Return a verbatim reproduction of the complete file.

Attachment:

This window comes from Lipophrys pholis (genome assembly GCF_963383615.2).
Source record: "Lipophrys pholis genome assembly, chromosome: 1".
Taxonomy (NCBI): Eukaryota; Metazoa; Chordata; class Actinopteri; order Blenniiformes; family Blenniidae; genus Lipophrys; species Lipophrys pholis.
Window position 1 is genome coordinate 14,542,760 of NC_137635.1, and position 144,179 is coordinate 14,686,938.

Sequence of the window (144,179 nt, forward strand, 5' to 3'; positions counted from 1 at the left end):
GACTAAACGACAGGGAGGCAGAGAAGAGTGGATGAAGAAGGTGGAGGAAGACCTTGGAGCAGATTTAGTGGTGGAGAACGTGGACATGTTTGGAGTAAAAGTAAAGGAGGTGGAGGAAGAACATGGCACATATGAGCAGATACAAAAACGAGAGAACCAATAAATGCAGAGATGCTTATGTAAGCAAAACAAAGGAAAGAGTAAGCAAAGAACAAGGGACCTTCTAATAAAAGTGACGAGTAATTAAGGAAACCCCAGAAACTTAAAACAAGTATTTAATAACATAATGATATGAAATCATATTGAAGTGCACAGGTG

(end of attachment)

This window comes from Lipophrys pholis (genome assembly GCF_963383615.2).
Source record: "Lipophrys pholis genome assembly, chromosome: 1".
Taxonomy (NCBI): Eukaryota; Metazoa; Chordata; class Actinopteri; order Blenniiformes; family Blenniidae; genus Lipophrys; species Lipophrys pholis.
Window position 1 is genome coordinate 14,542,760 of NC_137635.1, and position 144,179 is coordinate 14,686,938.

Sequence of the window (144,179 nt, forward strand, 5' to 3'; positions counted from 1 at the left end):
GACTAAACGACAGGGAGGCAGAGAAGAGTGGATGAAGAAGGTGGAGGAAGACCTTGGAGCAGATTTAGTGGTGGAGAACGTGGACATGTTTGGAGTAAAAGTAAAGGAGGTGGAGGAAGAACATGGCACATATGAGCAGATACAAAAACGAGAGAACCAATAAATGCAGAGATGCTTATGTAAGCAAAACAAAGGAAAGAGTAAGCAAAGAACAAGGGACCTTCTAATAAAAGTGACGAGTAATTAAGGAAACCCCAGAAACTTAAAACAAGTATTTAATAACATAATGATATGAAATCATATTGAAGTGCACAGGTG